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Re: Declaring a local dynamic variable?


From: Andreas Röhler
Subject: Re: Declaring a local dynamic variable?
Date: Sat, 21 Sep 2013 15:32:42 +0200
User-agent: Mozilla/5.0 (X11; Linux i686; rv:17.0) Gecko/20130801 Thunderbird/17.0.8

Am 21.09.2013 13:31, schrieb Barry Margolin:
In article <address@hidden>,
  Andreas Röhler <address@hidden> wrote:

Am 20.09.2013 22:59, schrieb Barry Margolin:
In article <address@hidden>,
   Andreas Röhler <address@hidden> wrote:

Am 20.09.2013 17:10, schrieb Barry Margolin:
In article <address@hidden>,
    Andreas Röhler <address@hidden> wrote:

Am 20.09.2013 14:30, schrieb Stefan Monnier:
If I purposefully use a local dynamic variable as in:

Use (defvar my-counter) at the file's top-level to indicate that this
variable is used in a way that relies on dynamic scoping.

A need to write code just to silence compiler warnings?
Emacs could do better.

Other than "code", what would you suggest?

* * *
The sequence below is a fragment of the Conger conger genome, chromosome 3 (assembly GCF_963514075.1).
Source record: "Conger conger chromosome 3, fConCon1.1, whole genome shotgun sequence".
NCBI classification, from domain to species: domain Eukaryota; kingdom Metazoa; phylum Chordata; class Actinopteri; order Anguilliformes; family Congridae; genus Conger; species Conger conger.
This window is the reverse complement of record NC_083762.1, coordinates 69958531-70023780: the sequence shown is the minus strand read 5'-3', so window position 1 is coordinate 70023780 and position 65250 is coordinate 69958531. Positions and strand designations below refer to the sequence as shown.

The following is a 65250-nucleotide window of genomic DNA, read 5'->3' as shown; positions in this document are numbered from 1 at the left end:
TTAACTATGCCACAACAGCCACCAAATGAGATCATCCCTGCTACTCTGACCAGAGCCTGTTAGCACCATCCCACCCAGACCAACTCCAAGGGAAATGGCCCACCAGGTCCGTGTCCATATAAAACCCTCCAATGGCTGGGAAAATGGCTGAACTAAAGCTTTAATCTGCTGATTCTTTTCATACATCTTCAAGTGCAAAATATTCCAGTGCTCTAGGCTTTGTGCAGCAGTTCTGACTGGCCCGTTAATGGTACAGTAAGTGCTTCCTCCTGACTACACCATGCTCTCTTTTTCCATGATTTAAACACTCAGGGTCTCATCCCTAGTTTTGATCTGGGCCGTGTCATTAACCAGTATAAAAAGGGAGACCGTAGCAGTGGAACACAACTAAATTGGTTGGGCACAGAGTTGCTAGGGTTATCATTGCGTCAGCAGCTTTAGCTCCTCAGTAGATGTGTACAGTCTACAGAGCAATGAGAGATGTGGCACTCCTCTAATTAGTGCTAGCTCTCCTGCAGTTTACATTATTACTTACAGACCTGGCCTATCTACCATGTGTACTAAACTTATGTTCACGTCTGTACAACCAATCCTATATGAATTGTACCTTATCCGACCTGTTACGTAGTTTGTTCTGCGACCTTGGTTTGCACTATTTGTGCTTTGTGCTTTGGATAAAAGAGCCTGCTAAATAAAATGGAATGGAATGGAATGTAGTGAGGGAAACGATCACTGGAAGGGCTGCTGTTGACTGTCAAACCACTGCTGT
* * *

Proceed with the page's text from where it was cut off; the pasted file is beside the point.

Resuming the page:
In the precise case: just drop that warning.

In a wider sense, IMO a modular approach is better.
Restrict compiler warnings to obvious errors, don't mix style questions in.

This isn't a style warning. Often the reason is mistyping a local
variable name.

(let ((foobar ...))
     ...
     (blah fobar)
     ...)


This is another case. IIUC there was nothing wrong with the OP's example.

But how is the compiler supposed to know the difference?

A code-checker might look up, if a variable is defined.
If our eyes may notice the difference, why a checker should not?

 Either it
always warns, and generate false positives when you compile the user of
a variable before loading the defvar, or never warns and there are false
negatives when the user makes a typo.

In this case, false positives are the better option, since you can
easily silence them by adding a defvar. If the warning were removed,
there's no way to get the warning when you actually do make a typo.


Unfortunatly it's not the only occassion. Compiler message is cluttered with 
false positives that way.




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